Learning to reproduce visually similar movements by minimizing event-based prediction error

Resource type
Conference
Author(s)
Kaiser, Jacques and Melbaum, Svenja and Tieck, J Camilo Vasquez and Roennau, Arne and Butz, Martin V and Dillmann, Rudiger
Year
2018
Pages
260--267
Book title
2018 7th IEEE International Conference on Biomedical Robotics and Biomechatronics (Biorob)
Editor
IEEE
Abstract
Prediction is believed to play an important role in the human brain. However, it is still unclear how predictions are used in the process of learning new movements. In this paper, we present a method to learn movements from visual prediction. The method consists of two phases: learning a visual prediction model for a given movement, then minimizing the visual prediction error. The visual prediction model is learned from a single demonstration of the movement where only visual input is sensed. Unlike previous work, we represent visual information with event streams as provided by a Dynamic Vision Sensor. This allows us to only process changes in the environment instead of complete snapshots using spiking neural networks. By minimizing the prediction error, movements visually similar to the demonstration are learned. We evaluate our method by learning simple movements from human demonstrations on different simulated robots. We show that the definition of the visual prediction error greatly impacts movements learned by our method.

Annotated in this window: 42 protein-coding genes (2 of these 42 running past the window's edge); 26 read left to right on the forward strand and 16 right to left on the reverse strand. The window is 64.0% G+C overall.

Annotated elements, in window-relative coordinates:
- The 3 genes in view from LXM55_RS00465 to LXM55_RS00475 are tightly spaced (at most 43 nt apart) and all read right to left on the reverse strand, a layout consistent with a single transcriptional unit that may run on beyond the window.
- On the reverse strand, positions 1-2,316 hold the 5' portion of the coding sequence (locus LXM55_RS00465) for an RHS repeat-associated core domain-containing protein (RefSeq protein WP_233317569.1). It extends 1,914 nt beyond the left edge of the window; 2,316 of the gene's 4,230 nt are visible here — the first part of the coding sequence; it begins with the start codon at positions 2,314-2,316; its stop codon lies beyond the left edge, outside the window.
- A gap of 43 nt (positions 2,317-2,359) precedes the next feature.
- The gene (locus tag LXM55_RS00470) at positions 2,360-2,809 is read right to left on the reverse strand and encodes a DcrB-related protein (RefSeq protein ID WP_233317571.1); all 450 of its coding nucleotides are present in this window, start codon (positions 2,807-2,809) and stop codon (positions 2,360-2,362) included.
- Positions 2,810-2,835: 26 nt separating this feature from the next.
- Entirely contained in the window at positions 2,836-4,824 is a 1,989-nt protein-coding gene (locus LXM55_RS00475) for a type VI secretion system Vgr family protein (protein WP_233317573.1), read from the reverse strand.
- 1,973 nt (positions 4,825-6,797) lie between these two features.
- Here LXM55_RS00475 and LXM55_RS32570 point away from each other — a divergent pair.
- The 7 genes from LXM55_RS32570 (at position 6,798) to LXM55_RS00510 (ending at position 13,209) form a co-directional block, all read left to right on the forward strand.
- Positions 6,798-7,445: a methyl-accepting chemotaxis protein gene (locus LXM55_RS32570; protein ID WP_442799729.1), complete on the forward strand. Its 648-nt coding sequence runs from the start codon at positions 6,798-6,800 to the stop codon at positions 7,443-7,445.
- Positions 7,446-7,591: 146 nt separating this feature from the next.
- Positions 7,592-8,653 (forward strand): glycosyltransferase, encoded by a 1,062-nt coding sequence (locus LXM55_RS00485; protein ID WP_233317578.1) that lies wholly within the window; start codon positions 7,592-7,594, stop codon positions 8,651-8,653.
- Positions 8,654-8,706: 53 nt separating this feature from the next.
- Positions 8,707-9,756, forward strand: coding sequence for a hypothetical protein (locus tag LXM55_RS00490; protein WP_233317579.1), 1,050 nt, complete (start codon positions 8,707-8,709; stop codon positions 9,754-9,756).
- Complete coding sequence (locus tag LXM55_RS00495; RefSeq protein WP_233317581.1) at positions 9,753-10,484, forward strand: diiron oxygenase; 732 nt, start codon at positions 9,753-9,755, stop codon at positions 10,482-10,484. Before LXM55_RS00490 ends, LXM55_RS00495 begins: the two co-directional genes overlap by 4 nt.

Online Sources
https://ieeexplore.ieee.org/abstract/document/8487959
DOI
10.1109/BIOROB.2018.8487959
Research focus
Service Robotics and Mobile Manipulation
Project
Human Brain Project
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Published by
Jacques Kaiser